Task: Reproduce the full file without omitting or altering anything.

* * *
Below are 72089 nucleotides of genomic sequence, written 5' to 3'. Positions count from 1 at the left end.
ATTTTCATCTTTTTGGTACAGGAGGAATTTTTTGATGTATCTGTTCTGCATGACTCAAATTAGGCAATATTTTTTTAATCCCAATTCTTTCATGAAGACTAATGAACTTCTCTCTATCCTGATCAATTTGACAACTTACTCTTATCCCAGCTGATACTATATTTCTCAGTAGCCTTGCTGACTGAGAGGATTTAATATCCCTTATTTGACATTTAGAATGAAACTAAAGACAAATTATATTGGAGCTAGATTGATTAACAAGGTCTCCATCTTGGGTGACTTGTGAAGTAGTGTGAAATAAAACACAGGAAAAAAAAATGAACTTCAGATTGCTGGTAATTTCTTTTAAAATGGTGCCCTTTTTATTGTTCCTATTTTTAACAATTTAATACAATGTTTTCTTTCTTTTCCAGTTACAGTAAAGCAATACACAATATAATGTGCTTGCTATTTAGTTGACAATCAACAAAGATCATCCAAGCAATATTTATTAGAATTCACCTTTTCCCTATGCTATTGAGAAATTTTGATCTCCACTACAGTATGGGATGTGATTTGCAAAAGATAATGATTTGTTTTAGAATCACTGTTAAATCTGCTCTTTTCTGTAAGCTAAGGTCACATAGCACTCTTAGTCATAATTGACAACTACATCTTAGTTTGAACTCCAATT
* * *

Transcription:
Below are 72089 nucleotides of genomic sequence, written 5' to 3'. Positions count from 1 at the left end.
ATTTTCATCTTTTTGGTACAGGAGGAATTTTTTGATGTATCTGTTCTGCATGACTCAAATTAGGCAATATTTTTTTAATCCCAATTCTTTCATGAAGACTAATGAACTTCTCTCTATCCTGATCAATTTGACAACTTACTCTTATCCCAGCTGATACTATATTTCTCAGTAGCCTTGCTGACTGAGAGGATTTAATATCCCTTATTTGACATTTAGAATGAAACTAAAGACAAATTATATTGGAGCTAGATTGATTAACAAGGTCTCCATCTTGGGTGACTTGTGAAGTAGTGTGAAATAAAACACAGGAAAAAAAAATGAACTTCAGATTGCTGGTAATTTCTTTTAAAATGGTGCCCTTTTTATTGTTCCTATTTTTAACAATTTAATACAATGTTTTCTTTCTTTTCCAGTTACAGTAAAGCAATACACAATATAATGTGCTTGCTATTTAGTTGACAATCAACAAAGATCATCCAAGCAATATTTATTAGAATTCACCTTTTCCCTATGCTATTGAGAAATTTTGATCTCCACTACAGTATGGGATGTGATTTGCAAAAGATAATGATTTGTTTTAGAATCACTGTTAAATCTGCTCTTTTCTGTAAGCTAAGGTCACATAGCACTCTTAGTCATAATTGACAACTACATCTTAGTTTGAACTCCAATT